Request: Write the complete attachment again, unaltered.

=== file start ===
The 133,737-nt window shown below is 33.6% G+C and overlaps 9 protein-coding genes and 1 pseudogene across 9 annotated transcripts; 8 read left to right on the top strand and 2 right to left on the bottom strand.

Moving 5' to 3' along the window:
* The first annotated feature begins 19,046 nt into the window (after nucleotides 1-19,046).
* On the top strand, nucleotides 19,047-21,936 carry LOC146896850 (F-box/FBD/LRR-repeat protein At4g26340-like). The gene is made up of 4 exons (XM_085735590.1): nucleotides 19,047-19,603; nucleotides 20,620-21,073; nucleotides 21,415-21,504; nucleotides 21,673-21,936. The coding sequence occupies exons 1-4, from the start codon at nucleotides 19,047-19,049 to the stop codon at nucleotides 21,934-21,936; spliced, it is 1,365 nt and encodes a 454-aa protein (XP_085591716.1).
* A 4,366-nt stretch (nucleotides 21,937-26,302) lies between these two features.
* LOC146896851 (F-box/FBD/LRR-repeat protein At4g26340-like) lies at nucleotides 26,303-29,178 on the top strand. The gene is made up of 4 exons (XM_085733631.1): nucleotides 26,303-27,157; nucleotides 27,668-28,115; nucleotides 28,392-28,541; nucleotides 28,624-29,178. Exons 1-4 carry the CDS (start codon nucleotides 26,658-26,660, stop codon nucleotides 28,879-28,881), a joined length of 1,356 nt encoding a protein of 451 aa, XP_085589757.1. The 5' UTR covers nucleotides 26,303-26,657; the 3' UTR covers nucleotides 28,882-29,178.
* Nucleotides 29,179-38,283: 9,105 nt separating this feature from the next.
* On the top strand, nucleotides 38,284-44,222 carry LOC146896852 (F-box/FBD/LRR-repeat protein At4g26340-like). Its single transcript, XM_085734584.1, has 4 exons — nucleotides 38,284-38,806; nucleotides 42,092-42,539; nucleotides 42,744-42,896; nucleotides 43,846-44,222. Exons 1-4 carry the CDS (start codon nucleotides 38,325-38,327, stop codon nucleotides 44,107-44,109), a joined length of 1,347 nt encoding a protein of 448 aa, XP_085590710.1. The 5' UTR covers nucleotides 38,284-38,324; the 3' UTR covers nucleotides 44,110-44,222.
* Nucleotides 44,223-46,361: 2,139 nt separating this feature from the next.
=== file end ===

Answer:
The 133,737-nt window shown below is 33.6% G+C and overlaps 9 protein-coding genes and 1 pseudogene across 9 annotated transcripts; 8 read left to right on the top strand and 2 right to left on the bottom strand.

Moving 5' to 3' along the window:
* The first annotated feature begins 19,046 nt into the window (after nucleotides 1-19,046).
* On the top strand, nucleotides 19,047-21,936 carry LOC146896850 (F-box/FBD/LRR-repeat protein At4g26340-like). The gene is made up of 4 exons (XM_085735590.1): nucleotides 19,047-19,603; nucleotides 20,620-21,073; nucleotides 21,415-21,504; nucleotides 21,673-21,936. The coding sequence occupies exons 1-4, from the start codon at nucleotides 19,047-19,049 to the stop codon at nucleotides 21,934-21,936; spliced, it is 1,365 nt and encodes a 454-aa protein (XP_085591716.1).
* A 4,366-nt stretch (nucleotides 21,937-26,302) lies between these two features.
* LOC146896851 (F-box/FBD/LRR-repeat protein At4g26340-like) lies at nucleotides 26,303-29,178 on the top strand. The gene is made up of 4 exons (XM_085733631.1): nucleotides 26,303-27,157; nucleotides 27,668-28,115; nucleotides 28,392-28,541; nucleotides 28,624-29,178. Exons 1-4 carry the CDS (start codon nucleotides 26,658-26,660, stop codon nucleotides 28,879-28,881), a joined length of 1,356 nt encoding a protein of 451 aa, XP_085589757.1. The 5' UTR covers nucleotides 26,303-26,657; the 3' UTR covers nucleotides 28,882-29,178.
* Nucleotides 29,179-38,283: 9,105 nt separating this feature from the next.
* On the top strand, nucleotides 38,284-44,222 carry LOC146896852 (F-box/FBD/LRR-repeat protein At4g26340-like). Its single transcript, XM_085734584.1, has 4 exons — nucleotides 38,284-38,806; nucleotides 42,092-42,539; nucleotides 42,744-42,896; nucleotides 43,846-44,222. Exons 1-4 carry the CDS (start codon nucleotides 38,325-38,327, stop codon nucleotides 44,107-44,109), a joined length of 1,347 nt encoding a protein of 448 aa, XP_085590710.1. The 5' UTR covers nucleotides 38,284-38,324; the 3' UTR covers nucleotides 44,110-44,222.
* Nucleotides 44,223-46,361: 2,139 nt separating this feature from the next.